SBIR Phase I: Enhanced Voice Capture for Mobile Devices Using a Mixed-Response-Type Array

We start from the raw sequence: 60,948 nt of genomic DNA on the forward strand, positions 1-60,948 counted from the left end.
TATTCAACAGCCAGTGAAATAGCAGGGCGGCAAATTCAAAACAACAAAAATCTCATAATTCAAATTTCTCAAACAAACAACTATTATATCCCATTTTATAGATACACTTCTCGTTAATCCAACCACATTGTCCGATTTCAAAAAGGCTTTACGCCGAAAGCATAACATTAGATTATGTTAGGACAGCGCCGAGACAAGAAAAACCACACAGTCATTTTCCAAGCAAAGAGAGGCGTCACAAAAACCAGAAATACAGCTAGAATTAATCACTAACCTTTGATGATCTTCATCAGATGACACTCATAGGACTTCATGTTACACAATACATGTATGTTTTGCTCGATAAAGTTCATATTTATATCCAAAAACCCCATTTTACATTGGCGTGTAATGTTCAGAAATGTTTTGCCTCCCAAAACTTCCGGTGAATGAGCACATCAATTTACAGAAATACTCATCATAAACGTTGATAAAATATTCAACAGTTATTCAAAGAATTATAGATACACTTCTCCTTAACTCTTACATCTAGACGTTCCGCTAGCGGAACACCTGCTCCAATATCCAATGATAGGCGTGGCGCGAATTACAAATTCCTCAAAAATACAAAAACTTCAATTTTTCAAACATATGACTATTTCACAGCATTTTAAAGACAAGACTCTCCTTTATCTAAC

The innovation is to develop very small audio subsystems for mobile audio devices with unprecedented noise and interference reduction. Audio subsystems are fundamental to many high-volume portable devices such as mobile phones, media tablets, and digital voice recorders. Multiple microphones can enhance audio capture and improve signal quality by reducing acoustic noise interference, but current arrays of separated omni-directional microphones require large spacing between microphones to achieve high discrimination. The small size of mobile communication devices thus fundamentally degrades the performance of existing array technologies. "Zero-aperture" mixed-response-type arrays that retain high directional selectivity with very closely spaced microphones coupled with innovative signal-processing methods may achieve unprecedented background noise and interference reduction with high target signal quality. The research will extend existing free-field arrays and adaptive beamforming methods to the different acoustics when embedded in handheld devices, will develop a novel real-time robust beamformer for small arrays, and will greatly increase noise and interference reduction through new multichannel noise-reduction processing. Successful research could fundamentally improve the signal capture and noise rejection of small mobile electronic voice communication devices, thus greatly improving their most fundamental function and enabling their effective use in a wider range of environments. The broader/commercial impact is to enhance and facilitate mobile voice communication for mobile device users. The voice and audio subsystem is a fundamental component of mobile devices including cell phones, smartphones and media tablets. Background noise interference during voice communication presents a major problem for many users, especially the millions of hearing impaired and elderly individuals who often struggle to communicate using current voice communications technology. Major device manufacturers have recently begun to implement microphone arrays in commercial devices, yet current voice capture systems fail to utilize the full potential of array technology for mobile applications. Market research has predicted that dedicated voice processor sales will grow to 1.6 billion units in 2015 from 63 million in 2010. Prior research has enabled the development of innovative mixed-response-type array technology, allowing arrays to be implemented effectively in smaller devices. However, a number of unsolved technical problems have prevented commercialization of the technology within the mobile market. This Phase I project will address these problems to deliver a disruptive voice processing solution, setting a new standard for voice capture performance in mobile devices.
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